The Right Ethnicity Survey Questions For Your Questionnaire 

The Right Ethnicity Survey Questions For Your Questionnaire

Race or ethnicity can be a sensitive topic. However, these are controversial topics that raise loads of questions. So, how do you ask the person about their race in a survey? How do you choose the right ethnicity survey questions without hurting your respondent’s sentiments? 

Here’s a quick guide to what exactly ethnicity surveys are, why you need them and how to conduct them. 

What Are Ethnicity Survey Questions? 

Before we get into picking the right race-ethnicity questions for a survey, let’s understand what race and ethnicity are. To simplify it, the race is based on physical characteristics such as eye color, hair type, or skin color. 

On the other hand, ethnicity might refer to the traits embedded in someone’s culture—for instance, religion, language and customs. Unlike race, ethnicity can get a little complex. 

Therefore, questions regarding race and ethnicity are usually grouped together. These questions help you determine the demographics of your respondents and find the connection between different user patterns across the globe. 

According to the FDA, a two-question format can be an approachable way of asking about someone’s race and ethnicity. Here’s an example: 

  • Select all options that describe you. 
  • Choose all the racial labels that are most relevant to your situation.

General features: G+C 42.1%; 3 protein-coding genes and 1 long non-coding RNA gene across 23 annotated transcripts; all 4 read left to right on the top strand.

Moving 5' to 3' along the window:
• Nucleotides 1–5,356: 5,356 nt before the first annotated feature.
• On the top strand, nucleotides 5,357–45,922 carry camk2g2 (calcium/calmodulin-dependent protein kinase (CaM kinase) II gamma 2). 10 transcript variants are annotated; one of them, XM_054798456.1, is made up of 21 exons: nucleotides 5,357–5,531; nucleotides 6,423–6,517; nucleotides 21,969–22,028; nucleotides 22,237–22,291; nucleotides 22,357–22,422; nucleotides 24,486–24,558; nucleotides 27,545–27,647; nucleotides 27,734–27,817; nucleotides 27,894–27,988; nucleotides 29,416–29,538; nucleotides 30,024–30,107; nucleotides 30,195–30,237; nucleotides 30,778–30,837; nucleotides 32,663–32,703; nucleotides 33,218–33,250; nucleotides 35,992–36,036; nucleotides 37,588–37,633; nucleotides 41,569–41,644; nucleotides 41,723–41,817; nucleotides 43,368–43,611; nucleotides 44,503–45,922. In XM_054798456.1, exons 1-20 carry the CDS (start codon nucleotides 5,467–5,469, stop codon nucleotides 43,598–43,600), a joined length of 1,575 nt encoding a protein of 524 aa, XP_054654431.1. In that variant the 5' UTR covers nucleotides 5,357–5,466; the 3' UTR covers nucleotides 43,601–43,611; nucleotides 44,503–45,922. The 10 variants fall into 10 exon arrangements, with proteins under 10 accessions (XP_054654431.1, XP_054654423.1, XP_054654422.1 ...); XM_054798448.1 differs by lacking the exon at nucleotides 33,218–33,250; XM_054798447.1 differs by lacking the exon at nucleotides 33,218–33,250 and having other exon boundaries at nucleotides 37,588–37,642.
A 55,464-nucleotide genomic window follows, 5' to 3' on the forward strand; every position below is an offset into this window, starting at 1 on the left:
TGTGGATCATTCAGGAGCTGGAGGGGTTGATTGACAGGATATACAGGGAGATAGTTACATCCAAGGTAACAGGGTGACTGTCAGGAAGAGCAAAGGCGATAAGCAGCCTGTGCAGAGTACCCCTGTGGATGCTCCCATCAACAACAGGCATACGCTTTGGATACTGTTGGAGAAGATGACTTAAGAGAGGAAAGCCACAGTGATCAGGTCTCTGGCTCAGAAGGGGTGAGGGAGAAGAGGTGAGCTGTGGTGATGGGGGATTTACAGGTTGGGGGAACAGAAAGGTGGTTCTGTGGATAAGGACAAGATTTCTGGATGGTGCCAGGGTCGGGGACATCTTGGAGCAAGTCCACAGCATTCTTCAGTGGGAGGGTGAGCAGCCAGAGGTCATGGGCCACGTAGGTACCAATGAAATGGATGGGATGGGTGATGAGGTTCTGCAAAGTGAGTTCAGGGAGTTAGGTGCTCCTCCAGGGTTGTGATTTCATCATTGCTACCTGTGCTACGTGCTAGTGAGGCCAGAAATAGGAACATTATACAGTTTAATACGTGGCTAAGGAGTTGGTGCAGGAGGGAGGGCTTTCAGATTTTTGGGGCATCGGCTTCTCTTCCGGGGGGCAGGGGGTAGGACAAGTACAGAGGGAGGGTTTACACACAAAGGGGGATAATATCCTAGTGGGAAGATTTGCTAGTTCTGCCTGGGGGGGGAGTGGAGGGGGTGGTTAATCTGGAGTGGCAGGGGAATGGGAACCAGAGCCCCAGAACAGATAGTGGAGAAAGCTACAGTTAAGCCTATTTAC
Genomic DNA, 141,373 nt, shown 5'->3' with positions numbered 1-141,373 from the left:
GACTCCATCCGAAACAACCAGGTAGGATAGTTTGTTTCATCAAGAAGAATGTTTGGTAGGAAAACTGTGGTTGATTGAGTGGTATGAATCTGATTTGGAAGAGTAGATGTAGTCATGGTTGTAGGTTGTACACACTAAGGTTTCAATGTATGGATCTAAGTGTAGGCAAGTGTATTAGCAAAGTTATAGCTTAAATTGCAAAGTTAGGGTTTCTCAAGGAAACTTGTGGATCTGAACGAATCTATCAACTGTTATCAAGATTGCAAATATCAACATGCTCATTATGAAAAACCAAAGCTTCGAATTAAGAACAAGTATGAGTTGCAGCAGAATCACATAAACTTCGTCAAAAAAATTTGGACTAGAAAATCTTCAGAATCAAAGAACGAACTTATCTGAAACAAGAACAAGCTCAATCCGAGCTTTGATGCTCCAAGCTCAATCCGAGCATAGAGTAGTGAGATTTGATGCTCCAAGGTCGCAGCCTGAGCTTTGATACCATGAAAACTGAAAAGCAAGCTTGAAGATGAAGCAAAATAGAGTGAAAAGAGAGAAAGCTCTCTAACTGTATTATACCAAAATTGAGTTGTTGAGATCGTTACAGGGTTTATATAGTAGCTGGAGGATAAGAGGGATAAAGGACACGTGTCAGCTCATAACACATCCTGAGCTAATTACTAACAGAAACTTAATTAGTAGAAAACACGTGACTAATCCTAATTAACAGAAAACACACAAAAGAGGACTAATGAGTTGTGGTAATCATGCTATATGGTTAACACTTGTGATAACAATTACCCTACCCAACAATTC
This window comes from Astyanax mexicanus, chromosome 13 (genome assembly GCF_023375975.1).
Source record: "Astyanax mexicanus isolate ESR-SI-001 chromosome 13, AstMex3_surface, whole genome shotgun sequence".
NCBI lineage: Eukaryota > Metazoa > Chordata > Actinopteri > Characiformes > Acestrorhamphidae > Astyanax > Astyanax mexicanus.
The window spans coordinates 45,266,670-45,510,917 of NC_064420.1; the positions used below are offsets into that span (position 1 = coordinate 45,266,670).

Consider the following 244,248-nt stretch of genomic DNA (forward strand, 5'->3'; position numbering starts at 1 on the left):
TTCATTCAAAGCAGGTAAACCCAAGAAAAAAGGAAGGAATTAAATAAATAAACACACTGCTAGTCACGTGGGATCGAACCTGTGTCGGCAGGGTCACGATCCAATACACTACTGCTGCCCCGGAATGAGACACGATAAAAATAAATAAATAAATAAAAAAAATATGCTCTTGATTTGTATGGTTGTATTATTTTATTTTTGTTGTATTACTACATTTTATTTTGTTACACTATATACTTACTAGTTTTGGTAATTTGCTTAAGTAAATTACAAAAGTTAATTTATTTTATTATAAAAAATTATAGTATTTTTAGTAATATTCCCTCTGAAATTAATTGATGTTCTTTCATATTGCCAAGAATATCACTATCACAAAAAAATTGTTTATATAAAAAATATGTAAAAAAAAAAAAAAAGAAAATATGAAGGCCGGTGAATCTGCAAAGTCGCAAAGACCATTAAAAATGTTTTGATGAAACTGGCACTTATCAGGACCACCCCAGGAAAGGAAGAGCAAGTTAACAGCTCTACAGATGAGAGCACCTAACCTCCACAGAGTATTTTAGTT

When Should You Ask Demographic Race Questions? 

Here’s a rule to help you understand better. Before you decide whether you should include such questions or not, ask yourself the following two questions: 

  • Is asking the question relevant to me? 
  • Why do I require this type of information? 

Let’s suppose you are a product manager of online software. If you want customer feedback for your software, you won’t be required to collect racial data. 

In contrast, if you led the company’s Culture department, you might have to survey your employees about their race and ethnicity. 

And despite the fact that such questions can be extremely delicate, asking the correct race-related topic on a survey might shed light on how a respondent’s values or culture may influence their response. This helps you identify your target audience in a better way.

Related: 5 Simple Formulas for Success in Demographic Survey Questions

How To Ask Race And Ethnicity Survey Questions? 

In addition to the FDA’s approach, here are three different techniques you can use to ask questions: 

1. The Getting To Know Approach 

In this case, you can start your survey conversational and keep it a bit informal. You can create questions that might look like you are trying to know your respondent well. Here’s a series of statements for better understanding: 

  • What’s your name? 
  • Interesting! Can we know the meaning behind your name? 
  • Also, what is your native country?

And, then you can move on with your survey. 

2. The Fill Ups Approach 

An open-ended question is a great way to learn someone’s ethnicity or race. You can simply leave an open blank, asking the respondent to fill it.